8 Views on Hannukkah from Israel and Palestine

8 Views on Hannukkah from Israel and Palestine

 
A Palestinian Christian Bethlehemite

A Palestinian Christian Bethlehemite

 
An American-Israeli Messianic Jew from northern Israel

An American-Israeli Messianic Jew from northern Israel

 
A Palestinian-Israeli Christian Nazarene who lives in Jerusalem

A Palestinian-Israeli Christian Nazarene who lives in Jerusalem

 
An American-Israeli Messianic Jewish Jerusalemite

An American-Israeli Messianic Jewish Jerusalemite

 
A Palestinian Christian Jerusalemite

A Palestinian Christian Jerusalemite

 
An American married to an Israeli Messianic Jew 

An American married to an Israeli Messianic Jew 

 
A Third Perspectiver married to a Palestinian-Israeli

A Third Perspectiver married to a Palestinian-Israeli

 
An Israeli Messianic Jew on a quest for truth

An Israeli Messianic Jew on a quest for truth

The Festival of Hanukkah, also called the Festival of Lights, is a minor Jewish holiday that is often dwarfed by the excitement and magic of Christmas in the Western world. In Israel, though, Hanukkah is the main (and only) winter holiday for Israeli Jews, and in recent years it has become increasingly commercialized (perhaps as a response to the lavish Christmas celebrations in other areas of the world). Children are home from school for over a week, people indulge in deep-fried foods, and kids beg their parents to take them to expensive plays and activities.  For those who can look past the external features and materialism, there is rich symbolism and significance that can be found in this Jewish holiday.

While Hanukkah is never mentioned in the Hebrew Bible (Old Testament), it is mentioned in the book of John 10:22-24, and is presumably a holiday Jesus celebrated as well. Hanukkah originated in the celebration of the 2nd century BC Jewish victory (led by the priestly Judah Maccabeus) against the Hellenistic Seleucid Empire (and their Hellenized Jewish allies). Jews highlight the importance of the successful cleansing and rededication of the Temple after its defilement by the pagan Hellenists – hence the name Hanukkah (dedication).   According to legend, when the Maccabees liberated the Temple they found just one vial of oil that they could use for the golden lampstand, but miraculously, it burned for eight days.  As a result we have Hanukkah, the eight-day festival when Jews light the hanukkiah, the eight stemmed candelabra.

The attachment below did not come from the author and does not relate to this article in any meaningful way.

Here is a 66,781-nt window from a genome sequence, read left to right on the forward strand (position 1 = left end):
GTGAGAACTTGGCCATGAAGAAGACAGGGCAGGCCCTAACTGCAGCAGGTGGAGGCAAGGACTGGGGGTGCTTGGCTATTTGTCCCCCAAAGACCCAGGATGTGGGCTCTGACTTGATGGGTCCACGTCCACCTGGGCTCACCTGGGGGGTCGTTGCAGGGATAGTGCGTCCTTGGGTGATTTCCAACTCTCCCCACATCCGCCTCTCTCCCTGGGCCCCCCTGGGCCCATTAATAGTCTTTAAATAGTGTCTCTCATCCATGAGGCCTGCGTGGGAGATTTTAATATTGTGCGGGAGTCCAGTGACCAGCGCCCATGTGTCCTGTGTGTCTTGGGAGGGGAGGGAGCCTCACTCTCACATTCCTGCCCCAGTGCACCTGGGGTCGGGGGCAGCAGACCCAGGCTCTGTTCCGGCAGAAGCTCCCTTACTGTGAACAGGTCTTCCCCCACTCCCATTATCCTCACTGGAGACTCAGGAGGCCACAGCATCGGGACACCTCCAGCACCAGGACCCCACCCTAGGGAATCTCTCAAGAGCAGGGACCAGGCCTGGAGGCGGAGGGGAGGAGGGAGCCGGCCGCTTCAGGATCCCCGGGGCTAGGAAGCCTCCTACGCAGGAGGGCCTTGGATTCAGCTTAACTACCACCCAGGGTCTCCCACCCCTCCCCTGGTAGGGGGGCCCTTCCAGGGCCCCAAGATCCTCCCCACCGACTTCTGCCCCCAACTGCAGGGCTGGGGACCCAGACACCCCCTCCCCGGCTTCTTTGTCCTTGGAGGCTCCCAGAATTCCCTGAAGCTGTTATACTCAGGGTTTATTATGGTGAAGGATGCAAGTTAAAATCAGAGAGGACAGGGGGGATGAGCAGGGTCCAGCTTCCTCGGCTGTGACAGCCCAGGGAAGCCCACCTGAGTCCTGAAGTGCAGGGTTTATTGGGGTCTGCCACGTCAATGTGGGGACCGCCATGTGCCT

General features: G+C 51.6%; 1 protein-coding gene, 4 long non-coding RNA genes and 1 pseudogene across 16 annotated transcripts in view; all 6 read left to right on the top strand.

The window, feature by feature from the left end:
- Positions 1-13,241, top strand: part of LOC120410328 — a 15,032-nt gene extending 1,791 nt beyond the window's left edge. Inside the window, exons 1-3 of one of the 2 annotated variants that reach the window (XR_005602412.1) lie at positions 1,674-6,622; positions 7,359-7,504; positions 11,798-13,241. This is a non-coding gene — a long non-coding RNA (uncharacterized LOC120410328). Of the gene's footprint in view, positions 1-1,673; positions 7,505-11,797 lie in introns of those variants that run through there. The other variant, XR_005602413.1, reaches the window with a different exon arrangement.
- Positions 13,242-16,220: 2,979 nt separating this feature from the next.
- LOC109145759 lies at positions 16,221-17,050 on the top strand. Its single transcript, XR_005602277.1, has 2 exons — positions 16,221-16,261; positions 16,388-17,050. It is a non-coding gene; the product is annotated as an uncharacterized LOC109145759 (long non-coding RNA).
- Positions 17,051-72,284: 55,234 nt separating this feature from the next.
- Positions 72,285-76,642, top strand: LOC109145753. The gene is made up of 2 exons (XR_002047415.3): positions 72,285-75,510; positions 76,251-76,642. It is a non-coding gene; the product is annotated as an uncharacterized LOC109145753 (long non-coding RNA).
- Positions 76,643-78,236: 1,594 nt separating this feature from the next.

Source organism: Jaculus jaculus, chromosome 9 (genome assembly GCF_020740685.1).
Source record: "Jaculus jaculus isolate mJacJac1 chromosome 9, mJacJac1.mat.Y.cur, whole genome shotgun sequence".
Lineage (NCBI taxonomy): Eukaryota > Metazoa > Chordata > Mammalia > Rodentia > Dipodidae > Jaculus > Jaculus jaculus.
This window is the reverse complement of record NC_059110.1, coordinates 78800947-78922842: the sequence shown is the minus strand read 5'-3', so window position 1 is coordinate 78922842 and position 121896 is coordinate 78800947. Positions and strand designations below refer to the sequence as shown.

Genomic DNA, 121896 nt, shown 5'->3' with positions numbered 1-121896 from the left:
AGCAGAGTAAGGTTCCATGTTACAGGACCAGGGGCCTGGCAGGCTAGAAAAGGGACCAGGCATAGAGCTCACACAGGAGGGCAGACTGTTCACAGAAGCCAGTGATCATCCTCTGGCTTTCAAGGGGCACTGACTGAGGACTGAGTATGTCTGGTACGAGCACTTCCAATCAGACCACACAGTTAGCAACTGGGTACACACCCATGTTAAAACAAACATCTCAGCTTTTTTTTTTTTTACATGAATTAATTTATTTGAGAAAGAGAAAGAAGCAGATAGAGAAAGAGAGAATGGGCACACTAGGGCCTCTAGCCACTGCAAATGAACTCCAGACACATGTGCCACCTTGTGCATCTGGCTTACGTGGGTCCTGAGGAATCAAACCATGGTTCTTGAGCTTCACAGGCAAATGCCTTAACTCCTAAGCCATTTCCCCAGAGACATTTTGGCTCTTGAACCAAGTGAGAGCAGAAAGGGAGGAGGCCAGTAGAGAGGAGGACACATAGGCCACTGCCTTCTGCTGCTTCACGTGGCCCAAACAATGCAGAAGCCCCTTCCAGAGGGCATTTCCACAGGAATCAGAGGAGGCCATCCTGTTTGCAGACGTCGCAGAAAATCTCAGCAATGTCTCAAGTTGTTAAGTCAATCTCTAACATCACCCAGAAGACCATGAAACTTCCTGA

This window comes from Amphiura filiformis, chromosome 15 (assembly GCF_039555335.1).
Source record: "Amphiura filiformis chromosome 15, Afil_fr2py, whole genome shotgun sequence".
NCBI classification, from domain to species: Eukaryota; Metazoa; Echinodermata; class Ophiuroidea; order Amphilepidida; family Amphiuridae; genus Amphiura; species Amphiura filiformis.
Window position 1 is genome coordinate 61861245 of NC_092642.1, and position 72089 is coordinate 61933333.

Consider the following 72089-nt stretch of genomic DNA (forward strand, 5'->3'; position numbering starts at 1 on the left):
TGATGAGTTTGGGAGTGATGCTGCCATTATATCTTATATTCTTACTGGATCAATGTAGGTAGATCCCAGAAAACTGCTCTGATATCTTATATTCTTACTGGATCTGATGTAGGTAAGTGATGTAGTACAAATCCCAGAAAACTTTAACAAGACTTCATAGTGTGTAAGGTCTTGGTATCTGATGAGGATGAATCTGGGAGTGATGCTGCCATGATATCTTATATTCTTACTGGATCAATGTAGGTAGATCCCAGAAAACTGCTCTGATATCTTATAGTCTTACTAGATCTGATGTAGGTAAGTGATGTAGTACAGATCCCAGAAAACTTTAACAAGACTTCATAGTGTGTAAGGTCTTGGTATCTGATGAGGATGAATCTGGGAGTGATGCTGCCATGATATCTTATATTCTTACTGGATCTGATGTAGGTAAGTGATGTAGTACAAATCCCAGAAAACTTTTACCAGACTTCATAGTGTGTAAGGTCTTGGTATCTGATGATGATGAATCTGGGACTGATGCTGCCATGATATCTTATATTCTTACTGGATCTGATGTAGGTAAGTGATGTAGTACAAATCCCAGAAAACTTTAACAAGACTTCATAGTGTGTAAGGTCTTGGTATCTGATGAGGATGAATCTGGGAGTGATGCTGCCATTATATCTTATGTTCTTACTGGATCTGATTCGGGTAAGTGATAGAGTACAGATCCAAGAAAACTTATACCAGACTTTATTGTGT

Here are some thoughts from our regular bloggers on this festival. From what we do and don’t know, and how some of us celebrate, it’s just a slice of the multicultural nature of Israel and Palestine.  It’s a big mix of ideas, neighbors who don’t necessarily know about each other’s customs, some finding elements of significance, others finding it somewhat alluring but mundane, and yet others not noticing that anything different is happening at all.


1. Abbsi

Please bear with me as I truly know nothing about Hanukkah.  If I do know some things, they are only peripheral.  It seems like a tradition, a fun time for kids, where they light candles and walk in the streets.  I think there are a lot of candles that people light around Hanukkah, and maybe they have a special cake? But why does Hanukkah exist?  I am not sure really.  I guess I have chosen to be ignorant about this holiday because I have never felt equal to the other side.  When I receive permission to leave Bethlehem during the Christmas season, and when I come to Jerusalem, I see blue lights everywhere, but not Christmas lights in the streets.  I haven't really been interested, because I have my own concerns, my own life to live, most of which is not in Jerusalem.  In the West Bank we know nothing of this holiday, we see nothing of this holiday.  So you see, I really know little about Hanukkah.


2. Alice through the Looking Glass

Hanukkah is a family tradition, and whether or not it happened as contemporary culture remembers is unimportant to me. Since my girls were little, they got a small gift every night.  After lighting the menorah and singing songs from the Siddur, maybe having people over for a dinner that included potato latkes, it would be present time.  Sometimes socks, or a chocolate Santa or chocolate coins. One year I gave them a book each night that I had ordered from Better World Books (used books recycled to raise money for African literacy - great charity/business). Needless to say, that was not the girls' favorite Hanukkah.  It's not a huge holiday with us, but it is a bit of fun in the middle of winter.


3. Bee

I was first introduced to Hanukah during university. I got a day or two off to celebrate. However, I never did celebrate it. All I know is kids get to play with dreidels and shops sell donuts at this time. I don’t like the strawberry fillings that much; I prefer the buttermilk filling. This holiday has to do with a miracle of lights during the Jewish exile, and I know that it is not mentioned in the Bible. Maybe that is why we never talked about it at church…